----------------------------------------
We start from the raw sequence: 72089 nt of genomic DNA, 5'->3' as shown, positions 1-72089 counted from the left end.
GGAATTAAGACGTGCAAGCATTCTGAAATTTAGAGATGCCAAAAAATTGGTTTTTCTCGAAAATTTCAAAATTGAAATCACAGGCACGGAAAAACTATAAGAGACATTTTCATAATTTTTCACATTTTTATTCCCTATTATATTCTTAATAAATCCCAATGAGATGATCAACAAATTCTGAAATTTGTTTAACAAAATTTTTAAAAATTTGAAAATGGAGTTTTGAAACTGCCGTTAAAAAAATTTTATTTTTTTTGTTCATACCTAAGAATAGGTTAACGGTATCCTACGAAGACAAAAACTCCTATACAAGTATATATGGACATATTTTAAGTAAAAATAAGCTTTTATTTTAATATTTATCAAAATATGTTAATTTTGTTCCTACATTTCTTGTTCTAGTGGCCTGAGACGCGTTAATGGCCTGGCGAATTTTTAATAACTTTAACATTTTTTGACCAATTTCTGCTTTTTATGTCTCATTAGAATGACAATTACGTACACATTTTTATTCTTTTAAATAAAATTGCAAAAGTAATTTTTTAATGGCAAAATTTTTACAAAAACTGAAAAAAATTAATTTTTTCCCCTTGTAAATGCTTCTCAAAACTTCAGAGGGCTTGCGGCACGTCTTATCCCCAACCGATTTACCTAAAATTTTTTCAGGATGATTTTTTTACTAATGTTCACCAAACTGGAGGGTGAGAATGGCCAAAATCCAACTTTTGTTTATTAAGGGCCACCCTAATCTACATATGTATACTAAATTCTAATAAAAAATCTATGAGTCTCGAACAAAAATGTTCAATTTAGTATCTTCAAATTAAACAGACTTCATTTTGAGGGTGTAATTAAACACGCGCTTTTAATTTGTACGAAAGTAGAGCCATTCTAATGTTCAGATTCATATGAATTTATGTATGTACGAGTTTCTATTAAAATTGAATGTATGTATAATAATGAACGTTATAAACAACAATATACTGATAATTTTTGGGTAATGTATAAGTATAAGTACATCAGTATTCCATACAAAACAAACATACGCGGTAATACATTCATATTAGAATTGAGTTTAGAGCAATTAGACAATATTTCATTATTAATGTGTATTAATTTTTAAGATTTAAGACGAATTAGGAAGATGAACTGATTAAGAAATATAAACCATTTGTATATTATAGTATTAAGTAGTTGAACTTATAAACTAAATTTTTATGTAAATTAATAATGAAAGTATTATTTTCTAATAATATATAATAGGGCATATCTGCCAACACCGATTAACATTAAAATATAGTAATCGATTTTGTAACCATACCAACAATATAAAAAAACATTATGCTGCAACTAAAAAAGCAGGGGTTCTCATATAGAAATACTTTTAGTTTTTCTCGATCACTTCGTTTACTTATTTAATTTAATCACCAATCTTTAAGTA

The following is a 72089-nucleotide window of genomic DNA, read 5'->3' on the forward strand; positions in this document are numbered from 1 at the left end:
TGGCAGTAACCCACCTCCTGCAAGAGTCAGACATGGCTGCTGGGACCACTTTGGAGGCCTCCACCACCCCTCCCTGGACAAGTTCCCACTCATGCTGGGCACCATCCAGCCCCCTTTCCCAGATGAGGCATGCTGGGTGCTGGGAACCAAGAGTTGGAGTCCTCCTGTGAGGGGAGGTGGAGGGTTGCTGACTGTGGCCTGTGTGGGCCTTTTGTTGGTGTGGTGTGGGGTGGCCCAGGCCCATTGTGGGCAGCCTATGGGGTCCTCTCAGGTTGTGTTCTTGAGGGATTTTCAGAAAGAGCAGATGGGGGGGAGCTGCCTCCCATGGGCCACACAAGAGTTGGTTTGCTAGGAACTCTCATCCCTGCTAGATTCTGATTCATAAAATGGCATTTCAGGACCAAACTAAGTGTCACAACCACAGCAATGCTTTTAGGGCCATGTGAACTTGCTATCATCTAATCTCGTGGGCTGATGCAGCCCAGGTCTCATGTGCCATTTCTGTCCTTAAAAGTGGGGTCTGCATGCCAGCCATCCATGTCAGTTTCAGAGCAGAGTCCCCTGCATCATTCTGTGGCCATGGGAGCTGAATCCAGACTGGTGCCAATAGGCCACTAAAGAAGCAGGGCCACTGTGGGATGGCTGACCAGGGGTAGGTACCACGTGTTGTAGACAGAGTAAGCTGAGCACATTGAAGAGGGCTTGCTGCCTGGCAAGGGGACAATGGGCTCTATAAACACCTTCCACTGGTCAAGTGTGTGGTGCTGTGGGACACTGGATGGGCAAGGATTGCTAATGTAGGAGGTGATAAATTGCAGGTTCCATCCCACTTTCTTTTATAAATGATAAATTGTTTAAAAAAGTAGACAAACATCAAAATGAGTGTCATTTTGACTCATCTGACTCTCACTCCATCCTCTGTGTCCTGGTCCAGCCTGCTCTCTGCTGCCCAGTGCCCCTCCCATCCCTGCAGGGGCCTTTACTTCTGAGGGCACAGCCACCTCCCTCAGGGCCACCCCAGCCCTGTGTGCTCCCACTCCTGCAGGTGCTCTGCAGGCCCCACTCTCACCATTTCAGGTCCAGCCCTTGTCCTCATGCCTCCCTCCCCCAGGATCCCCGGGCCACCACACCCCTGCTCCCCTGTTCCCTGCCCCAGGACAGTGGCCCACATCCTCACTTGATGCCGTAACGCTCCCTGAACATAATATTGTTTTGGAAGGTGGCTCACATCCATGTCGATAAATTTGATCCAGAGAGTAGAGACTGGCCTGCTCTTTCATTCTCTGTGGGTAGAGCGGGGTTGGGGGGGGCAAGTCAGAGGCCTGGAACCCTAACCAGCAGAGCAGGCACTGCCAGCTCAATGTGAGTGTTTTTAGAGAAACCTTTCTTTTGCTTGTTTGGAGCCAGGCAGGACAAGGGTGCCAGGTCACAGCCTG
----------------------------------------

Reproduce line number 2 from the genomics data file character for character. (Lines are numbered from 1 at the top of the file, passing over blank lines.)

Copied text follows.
GGAATTAAGACGTGCAAGCATTCTGAAATTTAGAGATGCCAAAAAATTGGTTTTTCTCGAAAATTTCAAAATTGAAATCACAGGCACGGAAAAACTATAAGAGACATTTTCATAATTTTTCACATTTTTATTCCCTATTATATTCTTAATAAATCCCAATGAGATGATCAACAAATTCTGAAATTTGTTTAACAAAATTTTTAAAAATTTGAAAATGGAGTTTTGAAACTGCCGTTAAAAAAATTTTATTTTTTTTGTTCATACCTAAGAATAGGTTAACGGTATCCTACGAAGACAAAAACTCCTATACAAGTATATATGGACATATTTTAAGTAAAAATAAGCTTTTATTTTAATATTTATCAAAATATGTTAATTTTGTTCCTACATTTCTTGTTCTAGTGGCCTGAGACGCGTTAATGGCCTGGCGAATTTTTAATAACTTTAACATTTTTTGACCAATTTCTGCTTTTTATGTCTCATTAGAATGACAATTACGTACACATTTTTATTCTTTTAAATAAAATTGCAAAAGTAATTTTTTAATGGCAAAATTTTTACAAAAACTGAAAAAAATTAATTTTTTCCCCTTGTAAATGCTTCTCAAAACTTCAGAGGGCTTGCGGCACGTCTTATCCCCAACCGATTTACCTAAAATTTTTTCAGGATGATTTTTTTACTAATGTTCACCAAACTGGAGGGTGAGAATGGCCAAAATCCAACTTTTGTTTATTAAGGGCCACCCTAATCTACATATGTATACTAAATTCTAATAAAAAATCTATGAGTCTCGAACAAAAATGTTCAATTTAGTATCTTCAAATTAAACAGACTTCATTTTGAGGGTGTAATTAAACACGCGCTTTTAATTTGTACGAAAGTAGAGCCATTCTAATGTTCAGATTCATATGAATTTATGTATGTACGAGTTTCTATTAAAATTGAATGTATGTATAATAATGAACGTTATAAACAACAATATACTGATAATTTTTGGGTAATGTATAAGTATAAGTACATCAGTATTCCATACAAAACAAACATACGCGGTAATACATTCATATTAGAATTGAGTTTAGAGCAATTAGACAATATTTCATTATTAATGTGTATTAATTTTTAAGATTTAAGACGAATTAGGAAGATGAACTGATTAAGAAATATAAACCATTTGTATATTATAGTATTAAGTAGTTGAACTTATAAACTAAATTTTTATGTAAATTAATAATGAAAGTATTATTTTCTAATAATATATAATAGGGCATATCTGCCAACACCGATTAACATTAAAATATAGTAATCGATTTTGTAACCATACCAACAATATAAAAAAACATTATGCTGCAACTAAAAAAGCAGGGGTTCTCATATAGAAATACTTTTAGTTTTTCTCGATCACTTCGTTTACTTATTTAATTTAATCACCAATCTTTAAGTA